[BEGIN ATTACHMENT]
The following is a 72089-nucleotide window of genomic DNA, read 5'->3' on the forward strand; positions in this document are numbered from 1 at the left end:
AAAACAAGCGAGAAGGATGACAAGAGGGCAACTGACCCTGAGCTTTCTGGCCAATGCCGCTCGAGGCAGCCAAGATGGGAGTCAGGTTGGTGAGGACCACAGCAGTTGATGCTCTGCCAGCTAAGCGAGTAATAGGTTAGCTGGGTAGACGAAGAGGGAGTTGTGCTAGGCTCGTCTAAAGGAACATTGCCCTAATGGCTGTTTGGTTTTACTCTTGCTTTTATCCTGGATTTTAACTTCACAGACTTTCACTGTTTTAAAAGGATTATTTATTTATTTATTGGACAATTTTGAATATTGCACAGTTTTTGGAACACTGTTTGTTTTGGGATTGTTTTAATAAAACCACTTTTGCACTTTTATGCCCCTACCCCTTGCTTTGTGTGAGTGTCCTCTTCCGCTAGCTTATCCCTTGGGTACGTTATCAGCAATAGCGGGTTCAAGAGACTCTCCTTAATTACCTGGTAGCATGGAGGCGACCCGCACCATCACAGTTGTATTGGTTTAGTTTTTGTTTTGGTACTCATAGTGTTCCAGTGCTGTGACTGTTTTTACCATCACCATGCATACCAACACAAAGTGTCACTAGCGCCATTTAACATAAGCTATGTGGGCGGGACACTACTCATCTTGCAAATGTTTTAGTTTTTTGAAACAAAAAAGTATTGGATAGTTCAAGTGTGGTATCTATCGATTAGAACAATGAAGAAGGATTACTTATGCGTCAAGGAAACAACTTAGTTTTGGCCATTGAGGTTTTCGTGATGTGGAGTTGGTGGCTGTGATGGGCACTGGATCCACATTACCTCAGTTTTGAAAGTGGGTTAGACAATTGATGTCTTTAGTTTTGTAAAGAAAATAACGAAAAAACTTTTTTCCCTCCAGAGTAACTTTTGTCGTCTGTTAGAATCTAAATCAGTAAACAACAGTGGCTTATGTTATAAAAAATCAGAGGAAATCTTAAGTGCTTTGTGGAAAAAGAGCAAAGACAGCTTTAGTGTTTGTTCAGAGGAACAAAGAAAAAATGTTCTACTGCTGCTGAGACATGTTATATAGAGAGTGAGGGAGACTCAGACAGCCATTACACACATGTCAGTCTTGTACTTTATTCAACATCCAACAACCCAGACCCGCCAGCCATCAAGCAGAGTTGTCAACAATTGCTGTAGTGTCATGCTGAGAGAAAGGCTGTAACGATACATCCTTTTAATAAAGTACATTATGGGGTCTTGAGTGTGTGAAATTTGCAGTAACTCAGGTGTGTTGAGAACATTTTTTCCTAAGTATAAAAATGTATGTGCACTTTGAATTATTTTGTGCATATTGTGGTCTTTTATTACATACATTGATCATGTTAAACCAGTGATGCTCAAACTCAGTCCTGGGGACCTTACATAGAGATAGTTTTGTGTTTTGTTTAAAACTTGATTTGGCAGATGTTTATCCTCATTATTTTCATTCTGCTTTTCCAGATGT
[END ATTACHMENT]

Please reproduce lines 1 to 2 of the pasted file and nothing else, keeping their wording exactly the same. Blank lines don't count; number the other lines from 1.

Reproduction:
The following is a 72089-nucleotide window of genomic DNA, read 5'->3' on the forward strand; positions in this document are numbered from 1 at the left end:
AAAACAAGCGAGAAGGATGACAAGAGGGCAACTGACCCTGAGCTTTCTGGCCAATGCCGCTCGAGGCAGCCAAGATGGGAGTCAGGTTGGTGAGGACCACAGCAGTTGATGCTCTGCCAGCTAAGCGAGTAATAGGTTAGCTGGGTAGACGAAGAGGGAGTTGTGCTAGGCTCGTCTAAAGGAACATTGCCCTAATGGCTGTTTGGTTTTACTCTTGCTTTTATCCTGGATTTTAACTTCACAGACTTTCACTGTTTTAAAAGGATTATTTATTTATTTATTGGACAATTTTGAATATTGCACAGTTTTTGGAACACTGTTTGTTTTGGGATTGTTTTAATAAAACCACTTTTGCACTTTTATGCCCCTACCCCTTGCTTTGTGTGAGTGTCCTCTTCCGCTAGCTTATCCCTTGGGTACGTTATCAGCAATAGCGGGTTCAAGAGACTCTCCTTAATTACCTGGTAGCATGGAGGCGACCCGCACCATCACAGTTGTATTGGTTTAGTTTTTGTTTTGGTACTCATAGTGTTCCAGTGCTGTGACTGTTTTTACCATCACCATGCATACCAACACAAAGTGTCACTAGCGCCATTTAACATAAGCTATGTGGGCGGGACACTACTCATCTTGCAAATGTTTTAGTTTTTTGAAACAAAAAAGTATTGGATAGTTCAAGTGTGGTATCTATCGATTAGAACAATGAAGAAGGATTACTTATGCGTCAAGGAAACAACTTAGTTTTGGCCATTGAGGTTTTCGTGATGTGGAGTTGGTGGCTGTGATGGGCACTGGATCCACATTACCTCAGTTTTGAAAGTGGGTTAGACAATTGATGTCTTTAGTTTTGTAAAGAAAATAACGAAAAAACTTTTTTCCCTCCAGAGTAACTTTTGTCGTCTGTTAGAATCTAAATCAGTAAACAACAGTGGCTTATGTTATAAAAAATCAGAGGAAATCTTAAGTGCTTTGTGGAAAAAGAGCAAAGACAGCTTTAGTGTTTGTTCAGAGGAACAAAGAAAAAATGTTCTACTGCTGCTGAGACATGTTATATAGAGAGTGAGGGAGACTCAGACAGCCATTACACACATGTCAGTCTTGTACTTTATTCAACATCCAACAACCCAGACCCGCCAGCCATCAAGCAGAGTTGTCAACAATTGCTGTAGTGTCATGCTGAGAGAAAGGCTGTAACGATACATCCTTTTAATAAAGTACATTATGGGGTCTTGAGTGTGTGAAATTTGCAGTAACTCAGGTGTGTTGAGAACATTTTTTCCTAAGTATAAAAATGTATGTGCACTTTGAATTATTTTGTGCATATTGTGGTCTTTTATTACATACATTGATCATGTTAAACCAGTGATGCTCAAACTCAGTCCTGGGGACCTTACATAGAGATAGTTTTGTGTTTTGTTTAAAACTTGATTTGGCAGATGTTTATCCTCATTATTTTCATTCTGCTTTTCCAGATGT